The copying and translation of this ancient book-the greatest discovery of the greatest book-hunter of his age-fueled the Renaissance, inspiring artists such as Botticelli and thinkers such as Giordano Bruno; shaped the thought of Galileo and Freud, Darwin and Einstein; and had a revolutionary influence on writers such as Montaigne and Shakespeare and even Thomas Jefferson.
The fine print: *Should the first vote produce a 3-way or more tie for first place, or 2-way or more tie for second, the second poll will have more than two choices.
Swerve and The Bible Unearthed sound like worthwhile books, though the premises alone aren't enough to recommend them (however admirable). I have to vote for Mythologies because semiotics can change the way the reader interprets cultural assumptions, news and advertising forever. It can change the way you see and, therefore, change your life.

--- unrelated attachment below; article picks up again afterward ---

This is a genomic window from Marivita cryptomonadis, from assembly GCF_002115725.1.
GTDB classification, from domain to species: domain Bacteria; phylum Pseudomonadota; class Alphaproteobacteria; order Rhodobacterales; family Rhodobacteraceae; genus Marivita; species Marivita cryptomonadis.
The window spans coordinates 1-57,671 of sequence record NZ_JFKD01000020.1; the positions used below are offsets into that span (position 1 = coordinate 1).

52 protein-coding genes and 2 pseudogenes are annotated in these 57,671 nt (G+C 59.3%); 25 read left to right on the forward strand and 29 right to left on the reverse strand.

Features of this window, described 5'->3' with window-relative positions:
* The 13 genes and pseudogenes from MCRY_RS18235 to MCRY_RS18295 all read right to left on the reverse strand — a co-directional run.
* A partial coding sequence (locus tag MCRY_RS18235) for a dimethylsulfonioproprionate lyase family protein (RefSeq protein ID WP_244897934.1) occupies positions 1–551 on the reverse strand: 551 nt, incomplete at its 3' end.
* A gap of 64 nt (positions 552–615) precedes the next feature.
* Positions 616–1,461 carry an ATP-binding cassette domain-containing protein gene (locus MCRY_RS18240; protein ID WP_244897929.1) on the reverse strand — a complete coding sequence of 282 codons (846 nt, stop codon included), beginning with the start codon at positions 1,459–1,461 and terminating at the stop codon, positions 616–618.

Last edited by Prestidigitweeze; 08-25-2012 at 08:06 PM.
I just voted for "Surely You're Joking, Mr. Feynman!" I think I'd prefer to read The Bible Unearthed first, but I voted for the Feynman book because I think it has more of a chance than the other (not that either has a chance the way things are going). I must be a real oddball because not only is non-fiction my favorite category, these are the only two books this month that really cry out to me to be read. I guess everyone just has other interests.
After Amelia Peabody, I wanted to meet the real Amelia! Whatever is chosen (and there are many excellent options), A Thousand Miles Up the Nile is going on my TBR list--especially when MR has such an excellent free copy available.